Nikolai Zlobin, the director of Russian and Asian programs at the Institute for World Security in Washington, writing in the Moscow Times:
Modernization is becoming the new Russian religion. United Russia has already plastered the word on all of its banners. During its short history, United Russia has gone through many different motifs — from “managed democracy” to “sovereign democracy” to the ambitious goals enshrined in “Strategy 2020.” Now we have been introduced to the latest political motif: “conservative modernization.”
In the West, a political party is formed to unite like-minded people in an attempt to gain power or influence. In Russia, however, the party in control, United Russia, modifies itself to appease whomever is in power. But by doing so, it necessarily creates an obstacle to progress.
The “party of power” was able to monopolize the concept of modernization if for no other reason than there are no opposing political forces in the country that are allowed to offer an alternative to United Russia’s conservative modernization — whether it be a “liberal modernization” model or any other alternative conception. As always, monopolization — whether it is political or economic — leads to stagnation.
It is obvious that Russia needs to modernize, and few Russians would argue against the benefit of development per se. But this is where the consensus ends. There is no agreement in society on how exactly Russia should and can modernize, the goal of modernization or its cost. The subject requires a national discussion that is focused on various opinions and strategies. And yet, there is very little discussion in Russia on the best ways to modernized the country.
Modernization is a highly complex process of making the country competitive in the global community. It entails creating an attractive model of national development that could become an example for others to emulate. Real modernization would mean staging a “revolution” of sorts against Russia’s own backwardness. It would involve a real sacrifice that the country must consciously make for the sake of a modern, developed and prosperous Russia in the future. A “modernization revolution” cannot be executed from the top-down through force or tyranny in a Stalin-like manner. If modernization is, in fact, attainable in Russia, it can only be done through individual innovation and initiative.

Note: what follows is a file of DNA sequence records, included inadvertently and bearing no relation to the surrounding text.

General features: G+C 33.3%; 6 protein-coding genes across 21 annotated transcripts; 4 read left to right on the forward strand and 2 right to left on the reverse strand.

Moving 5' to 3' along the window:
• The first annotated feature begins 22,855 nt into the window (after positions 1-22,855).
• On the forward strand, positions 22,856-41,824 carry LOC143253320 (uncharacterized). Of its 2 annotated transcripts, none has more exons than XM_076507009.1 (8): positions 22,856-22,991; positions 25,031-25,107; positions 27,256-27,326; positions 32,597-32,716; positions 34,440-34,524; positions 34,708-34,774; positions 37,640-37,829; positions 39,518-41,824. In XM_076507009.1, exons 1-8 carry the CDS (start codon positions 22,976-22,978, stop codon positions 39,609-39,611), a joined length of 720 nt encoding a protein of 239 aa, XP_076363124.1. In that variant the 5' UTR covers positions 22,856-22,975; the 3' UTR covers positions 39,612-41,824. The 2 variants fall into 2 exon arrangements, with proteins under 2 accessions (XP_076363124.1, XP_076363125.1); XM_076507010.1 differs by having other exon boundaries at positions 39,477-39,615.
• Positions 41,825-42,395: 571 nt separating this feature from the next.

The primary danger is that in place of true modernization, Russia’s leaders will only slightly tweak existing power-vertical institutions and then try to package it in terms of “modernization reform.”
The defining feature of United Russia is its blind loyalty to the ruling elite in the Kremlin and White House, and this is precisely why the party will not be able to develop an effective modernization program. And when United Russia inevitably fails with its modernization initiative, its position as the country’s pre-eminent political party will be undermined.
Moreover, in proposing the oxymoronic motto of “conservative modernization,” United Russia aligns itself with a host of other conservative political forces, including the Communist Party, religious organizations and many nationalistic and patriotic groups — all of which propagandize a conservative ideology that often embraces revanchism and even chauvinism.
Conservative modernization has succeeded in only two types of countries. First, it has succeeded in countries that have suffered a military defeat or varying degrees of occupation — for example, Japan — or in countries with powerful economic and political allies capable of maintaining stability from outside, ensuring that the modernization process is carried out n. That is, it has worked in countries that lacked full national sovereignty and that, for a certain period, were not striving to obtain it.
Second, conservative modernization has worked in stable countries that were relatively independent of global trends. These are countries that did not necessarily need to modernize their political institutions, strengthen ownership rights or establish the rule of law. These countries had enduring political symbols in the form of monarchies, constitutions or parliaments.
Throughout Russia’s history, however, every attempt to modernize has backfired, and instead of moving forward the country has found itself stuck in a prolonged period of stagnation and degradation. One of the main reasons for this historical trend is that the country’s ruling elite, with the exception of former President Boris Yeltsin, has never been willing to voluntarily step down from power.